Time for Another Peterson Punch


Last night, I decided it was time for another “Peterson Punch”:*

In Herman Melville’s Moby Dick, there is a turbulent scene in which a whaleboat scuds across a frothing ocean in pursuit of the great, white whale, Moby Dick. The sailors are laboring fiercely, every muscle taut, all attention and energy concentrated on the task.

The cosmic conflict between good and evil is joined; chaotic sea and demonic sea monster versus the morally outraged man, Captain Ahab.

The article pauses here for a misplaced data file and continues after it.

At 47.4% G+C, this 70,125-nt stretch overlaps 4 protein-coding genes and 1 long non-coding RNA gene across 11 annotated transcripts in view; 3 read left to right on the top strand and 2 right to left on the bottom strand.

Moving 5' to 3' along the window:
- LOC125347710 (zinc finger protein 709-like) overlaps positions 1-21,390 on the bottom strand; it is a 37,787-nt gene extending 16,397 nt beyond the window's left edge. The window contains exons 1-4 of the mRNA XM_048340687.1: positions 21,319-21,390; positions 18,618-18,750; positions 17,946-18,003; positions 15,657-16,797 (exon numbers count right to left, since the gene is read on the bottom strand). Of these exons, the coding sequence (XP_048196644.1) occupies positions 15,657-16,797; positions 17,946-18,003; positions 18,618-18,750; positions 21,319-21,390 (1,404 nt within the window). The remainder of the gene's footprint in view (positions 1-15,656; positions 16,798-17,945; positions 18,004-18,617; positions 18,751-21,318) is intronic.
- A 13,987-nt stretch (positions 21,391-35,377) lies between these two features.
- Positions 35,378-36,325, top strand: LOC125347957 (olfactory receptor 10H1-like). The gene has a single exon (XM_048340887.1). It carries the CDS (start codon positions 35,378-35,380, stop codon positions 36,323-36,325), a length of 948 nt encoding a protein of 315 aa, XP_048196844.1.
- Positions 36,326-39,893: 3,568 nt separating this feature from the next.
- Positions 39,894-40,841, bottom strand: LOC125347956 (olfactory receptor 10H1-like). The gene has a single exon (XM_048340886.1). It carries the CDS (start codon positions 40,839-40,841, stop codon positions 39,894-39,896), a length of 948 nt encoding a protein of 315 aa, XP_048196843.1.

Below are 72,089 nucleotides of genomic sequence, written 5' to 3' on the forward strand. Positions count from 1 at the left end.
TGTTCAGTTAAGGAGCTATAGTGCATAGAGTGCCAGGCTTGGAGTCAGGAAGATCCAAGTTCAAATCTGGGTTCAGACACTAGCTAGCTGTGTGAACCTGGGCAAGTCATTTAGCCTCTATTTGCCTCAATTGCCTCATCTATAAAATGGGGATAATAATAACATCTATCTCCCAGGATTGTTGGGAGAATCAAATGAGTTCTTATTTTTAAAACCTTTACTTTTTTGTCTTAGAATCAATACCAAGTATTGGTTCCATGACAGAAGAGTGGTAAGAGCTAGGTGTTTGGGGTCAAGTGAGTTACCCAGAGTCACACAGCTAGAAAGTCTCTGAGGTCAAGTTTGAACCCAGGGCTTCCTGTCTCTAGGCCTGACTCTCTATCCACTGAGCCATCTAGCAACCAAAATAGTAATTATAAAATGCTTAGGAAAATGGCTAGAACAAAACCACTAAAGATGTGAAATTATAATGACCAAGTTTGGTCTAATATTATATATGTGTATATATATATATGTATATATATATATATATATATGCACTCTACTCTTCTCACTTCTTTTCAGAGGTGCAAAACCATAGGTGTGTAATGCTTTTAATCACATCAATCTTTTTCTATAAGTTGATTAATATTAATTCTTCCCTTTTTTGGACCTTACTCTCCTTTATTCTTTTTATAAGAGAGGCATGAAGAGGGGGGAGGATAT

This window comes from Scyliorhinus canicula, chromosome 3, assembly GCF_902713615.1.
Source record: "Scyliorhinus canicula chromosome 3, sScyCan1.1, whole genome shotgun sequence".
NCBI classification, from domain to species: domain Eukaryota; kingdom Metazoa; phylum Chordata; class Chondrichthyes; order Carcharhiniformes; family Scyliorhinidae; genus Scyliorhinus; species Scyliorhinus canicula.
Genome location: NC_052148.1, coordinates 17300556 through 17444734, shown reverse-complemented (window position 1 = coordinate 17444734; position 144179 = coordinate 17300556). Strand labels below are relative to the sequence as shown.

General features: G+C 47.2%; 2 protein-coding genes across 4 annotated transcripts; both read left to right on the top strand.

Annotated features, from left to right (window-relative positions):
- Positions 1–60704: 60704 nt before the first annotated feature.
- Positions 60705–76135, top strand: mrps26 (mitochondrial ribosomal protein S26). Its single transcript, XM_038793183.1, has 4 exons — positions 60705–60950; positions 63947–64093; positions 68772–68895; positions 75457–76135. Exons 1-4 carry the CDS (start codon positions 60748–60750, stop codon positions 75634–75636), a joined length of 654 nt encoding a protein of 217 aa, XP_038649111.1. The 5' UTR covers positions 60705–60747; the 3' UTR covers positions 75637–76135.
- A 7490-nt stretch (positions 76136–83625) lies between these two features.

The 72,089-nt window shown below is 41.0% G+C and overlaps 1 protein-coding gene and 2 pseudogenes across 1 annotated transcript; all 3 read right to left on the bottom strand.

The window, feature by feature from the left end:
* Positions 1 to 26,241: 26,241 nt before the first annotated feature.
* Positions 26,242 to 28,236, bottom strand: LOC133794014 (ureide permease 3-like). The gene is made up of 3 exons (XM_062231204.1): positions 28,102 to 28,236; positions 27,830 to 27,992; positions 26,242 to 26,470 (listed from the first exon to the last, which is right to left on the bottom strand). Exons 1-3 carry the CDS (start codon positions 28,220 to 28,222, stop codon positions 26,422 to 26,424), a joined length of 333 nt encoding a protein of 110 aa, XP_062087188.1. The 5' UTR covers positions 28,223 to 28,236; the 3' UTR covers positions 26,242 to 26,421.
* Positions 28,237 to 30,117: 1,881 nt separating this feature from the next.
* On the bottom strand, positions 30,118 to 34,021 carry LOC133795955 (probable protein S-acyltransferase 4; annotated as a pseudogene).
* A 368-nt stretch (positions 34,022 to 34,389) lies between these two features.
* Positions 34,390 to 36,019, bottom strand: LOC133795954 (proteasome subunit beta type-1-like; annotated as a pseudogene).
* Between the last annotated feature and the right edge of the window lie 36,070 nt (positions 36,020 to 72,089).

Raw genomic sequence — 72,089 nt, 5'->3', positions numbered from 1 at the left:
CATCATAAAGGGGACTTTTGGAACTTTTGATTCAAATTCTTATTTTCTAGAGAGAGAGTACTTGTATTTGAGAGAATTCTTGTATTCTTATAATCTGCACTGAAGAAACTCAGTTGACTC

In the boat, however, there is one man who does nothing. He doesn’t hold an oar; he doesn’t perspire; he doesn’t shout. This man is the harpooner, quiet and poised, waiting. And then this sentence: “To insure the greatest efficiency in the dart, the harpooners of this world must start to their feet out of idleness, and not out of toil.”

Melville’s sentence is a text to set alongside the psalmist’s “Be still and know I am God (Ps. 46:10), and alongside Isaiah’s “In returning and rest you shall be saved; in quietness and in trust shall be your strength” (Isa. 30:15).
Why do I never accept this “rest” concept and instead plow forward as a busy-body performing at about 65% of my potential?

*Note: This was borrowed from the book Living the Message.

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